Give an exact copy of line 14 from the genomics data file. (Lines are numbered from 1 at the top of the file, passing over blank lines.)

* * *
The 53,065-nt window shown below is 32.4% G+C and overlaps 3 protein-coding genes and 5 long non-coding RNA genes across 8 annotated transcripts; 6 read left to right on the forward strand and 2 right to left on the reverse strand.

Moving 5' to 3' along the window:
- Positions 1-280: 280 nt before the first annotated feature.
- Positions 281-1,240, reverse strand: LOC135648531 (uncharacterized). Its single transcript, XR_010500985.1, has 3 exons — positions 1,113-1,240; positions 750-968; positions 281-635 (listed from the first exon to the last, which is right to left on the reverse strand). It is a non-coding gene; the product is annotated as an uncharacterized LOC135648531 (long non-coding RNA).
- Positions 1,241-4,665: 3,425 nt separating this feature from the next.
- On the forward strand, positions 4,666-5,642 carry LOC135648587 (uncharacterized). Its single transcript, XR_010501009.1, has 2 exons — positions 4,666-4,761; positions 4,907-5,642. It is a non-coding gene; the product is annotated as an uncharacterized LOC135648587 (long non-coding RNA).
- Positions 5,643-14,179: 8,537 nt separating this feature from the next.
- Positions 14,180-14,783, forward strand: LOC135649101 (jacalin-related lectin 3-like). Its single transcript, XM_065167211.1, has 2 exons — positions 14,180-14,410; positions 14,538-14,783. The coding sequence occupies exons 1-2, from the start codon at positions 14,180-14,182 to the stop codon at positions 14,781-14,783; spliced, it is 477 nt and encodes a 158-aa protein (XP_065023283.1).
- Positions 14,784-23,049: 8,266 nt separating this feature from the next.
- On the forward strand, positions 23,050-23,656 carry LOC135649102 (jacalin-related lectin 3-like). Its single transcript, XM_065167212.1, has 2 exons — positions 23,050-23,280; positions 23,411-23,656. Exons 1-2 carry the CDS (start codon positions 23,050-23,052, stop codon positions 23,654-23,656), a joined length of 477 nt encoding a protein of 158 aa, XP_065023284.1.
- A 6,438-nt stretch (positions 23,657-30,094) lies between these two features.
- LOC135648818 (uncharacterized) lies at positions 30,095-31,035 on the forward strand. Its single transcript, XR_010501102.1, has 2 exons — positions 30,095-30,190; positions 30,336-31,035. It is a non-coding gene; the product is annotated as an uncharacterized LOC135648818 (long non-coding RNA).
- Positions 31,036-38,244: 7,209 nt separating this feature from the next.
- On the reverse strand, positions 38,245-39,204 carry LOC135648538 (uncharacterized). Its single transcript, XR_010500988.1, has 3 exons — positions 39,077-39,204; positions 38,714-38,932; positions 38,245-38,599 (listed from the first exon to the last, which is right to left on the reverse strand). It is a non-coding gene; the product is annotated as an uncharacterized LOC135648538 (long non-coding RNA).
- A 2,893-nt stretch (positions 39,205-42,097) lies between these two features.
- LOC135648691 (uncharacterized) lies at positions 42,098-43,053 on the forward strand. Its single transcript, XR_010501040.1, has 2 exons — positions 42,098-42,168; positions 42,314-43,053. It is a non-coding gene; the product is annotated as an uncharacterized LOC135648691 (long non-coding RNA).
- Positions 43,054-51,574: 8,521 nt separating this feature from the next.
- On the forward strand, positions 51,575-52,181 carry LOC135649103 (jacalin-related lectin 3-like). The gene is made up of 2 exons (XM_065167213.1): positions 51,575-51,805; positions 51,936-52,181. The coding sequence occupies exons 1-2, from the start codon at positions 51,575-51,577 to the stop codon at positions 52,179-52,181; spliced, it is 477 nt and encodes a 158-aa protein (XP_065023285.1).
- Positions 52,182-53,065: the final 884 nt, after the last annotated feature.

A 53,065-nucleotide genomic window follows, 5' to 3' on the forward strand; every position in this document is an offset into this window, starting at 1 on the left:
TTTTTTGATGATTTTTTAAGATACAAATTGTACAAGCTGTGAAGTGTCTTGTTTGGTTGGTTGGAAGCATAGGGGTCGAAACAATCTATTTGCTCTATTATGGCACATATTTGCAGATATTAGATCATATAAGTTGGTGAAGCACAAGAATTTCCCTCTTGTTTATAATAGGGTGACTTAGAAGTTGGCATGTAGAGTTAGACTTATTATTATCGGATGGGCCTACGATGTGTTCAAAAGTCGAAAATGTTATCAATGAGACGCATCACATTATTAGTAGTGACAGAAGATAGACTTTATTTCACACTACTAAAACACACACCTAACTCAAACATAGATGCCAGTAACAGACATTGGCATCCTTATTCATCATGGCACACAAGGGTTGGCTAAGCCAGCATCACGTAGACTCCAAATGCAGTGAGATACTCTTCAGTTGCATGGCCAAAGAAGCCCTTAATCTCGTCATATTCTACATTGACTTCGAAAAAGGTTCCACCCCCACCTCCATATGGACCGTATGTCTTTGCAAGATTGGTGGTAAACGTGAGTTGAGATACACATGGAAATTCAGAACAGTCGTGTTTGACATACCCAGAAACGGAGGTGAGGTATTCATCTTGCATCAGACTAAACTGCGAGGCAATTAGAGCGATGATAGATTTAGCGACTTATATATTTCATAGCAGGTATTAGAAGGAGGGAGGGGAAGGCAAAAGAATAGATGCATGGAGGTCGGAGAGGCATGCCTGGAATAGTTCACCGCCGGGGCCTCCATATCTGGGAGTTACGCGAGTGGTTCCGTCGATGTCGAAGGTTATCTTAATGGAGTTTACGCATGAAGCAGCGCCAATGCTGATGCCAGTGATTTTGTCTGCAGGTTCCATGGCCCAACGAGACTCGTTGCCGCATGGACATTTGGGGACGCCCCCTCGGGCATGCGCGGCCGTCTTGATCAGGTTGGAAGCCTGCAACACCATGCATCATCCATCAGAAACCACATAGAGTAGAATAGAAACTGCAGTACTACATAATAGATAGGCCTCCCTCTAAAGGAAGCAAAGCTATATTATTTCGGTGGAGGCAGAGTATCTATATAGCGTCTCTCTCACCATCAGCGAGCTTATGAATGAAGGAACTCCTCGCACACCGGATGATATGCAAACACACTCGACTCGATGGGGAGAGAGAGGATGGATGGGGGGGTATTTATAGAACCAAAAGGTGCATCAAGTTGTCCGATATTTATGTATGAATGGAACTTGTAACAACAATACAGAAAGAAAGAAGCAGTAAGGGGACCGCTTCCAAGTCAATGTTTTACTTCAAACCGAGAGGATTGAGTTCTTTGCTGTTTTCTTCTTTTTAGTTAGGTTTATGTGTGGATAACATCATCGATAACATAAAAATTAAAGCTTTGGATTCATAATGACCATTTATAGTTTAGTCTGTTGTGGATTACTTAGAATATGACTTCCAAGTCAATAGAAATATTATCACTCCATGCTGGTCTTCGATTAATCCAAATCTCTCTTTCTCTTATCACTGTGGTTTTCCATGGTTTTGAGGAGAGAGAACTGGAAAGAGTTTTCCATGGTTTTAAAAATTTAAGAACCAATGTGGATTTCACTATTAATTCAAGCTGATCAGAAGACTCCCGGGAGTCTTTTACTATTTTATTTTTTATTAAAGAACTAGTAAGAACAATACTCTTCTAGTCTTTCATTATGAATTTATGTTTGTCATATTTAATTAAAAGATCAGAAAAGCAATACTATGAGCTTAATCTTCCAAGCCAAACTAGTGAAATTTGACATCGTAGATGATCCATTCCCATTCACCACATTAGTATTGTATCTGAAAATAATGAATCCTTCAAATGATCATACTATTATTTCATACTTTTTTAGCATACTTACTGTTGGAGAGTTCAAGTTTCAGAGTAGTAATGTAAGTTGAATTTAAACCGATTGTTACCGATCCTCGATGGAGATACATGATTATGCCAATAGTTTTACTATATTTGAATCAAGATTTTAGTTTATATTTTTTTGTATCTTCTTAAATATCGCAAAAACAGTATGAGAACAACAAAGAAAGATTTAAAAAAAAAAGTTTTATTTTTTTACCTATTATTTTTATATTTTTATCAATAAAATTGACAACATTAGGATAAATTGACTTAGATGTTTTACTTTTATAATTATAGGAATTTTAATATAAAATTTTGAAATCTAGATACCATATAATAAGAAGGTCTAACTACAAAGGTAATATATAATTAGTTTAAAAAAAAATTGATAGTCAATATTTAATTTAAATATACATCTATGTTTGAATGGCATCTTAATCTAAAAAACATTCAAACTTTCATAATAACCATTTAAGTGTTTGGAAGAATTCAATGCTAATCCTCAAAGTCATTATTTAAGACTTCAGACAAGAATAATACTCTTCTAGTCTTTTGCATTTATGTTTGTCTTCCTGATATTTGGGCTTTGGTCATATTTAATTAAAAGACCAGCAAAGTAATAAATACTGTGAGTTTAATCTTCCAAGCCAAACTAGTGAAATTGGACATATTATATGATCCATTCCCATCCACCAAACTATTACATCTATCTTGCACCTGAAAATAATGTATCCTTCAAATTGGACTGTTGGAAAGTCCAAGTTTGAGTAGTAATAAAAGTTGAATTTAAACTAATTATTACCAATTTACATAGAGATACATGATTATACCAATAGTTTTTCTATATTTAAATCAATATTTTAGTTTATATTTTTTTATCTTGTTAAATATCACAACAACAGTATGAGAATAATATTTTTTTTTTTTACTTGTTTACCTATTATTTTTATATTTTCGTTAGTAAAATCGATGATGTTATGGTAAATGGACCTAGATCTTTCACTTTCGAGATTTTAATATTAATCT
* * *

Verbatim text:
- On the reverse strand, positions 38,245-39,204 carry LOC135648538 (uncharacterized). Its single transcript, XR_010500988.1, has 3 exons — positions 39,077-39,204; positions 38,714-38,932; positions 38,245-38,599 (listed from the first exon to the last, which is right to left on the reverse strand). It is a non-coding gene; the product is annotated as an uncharacterized LOC135648538 (long non-coding RNA).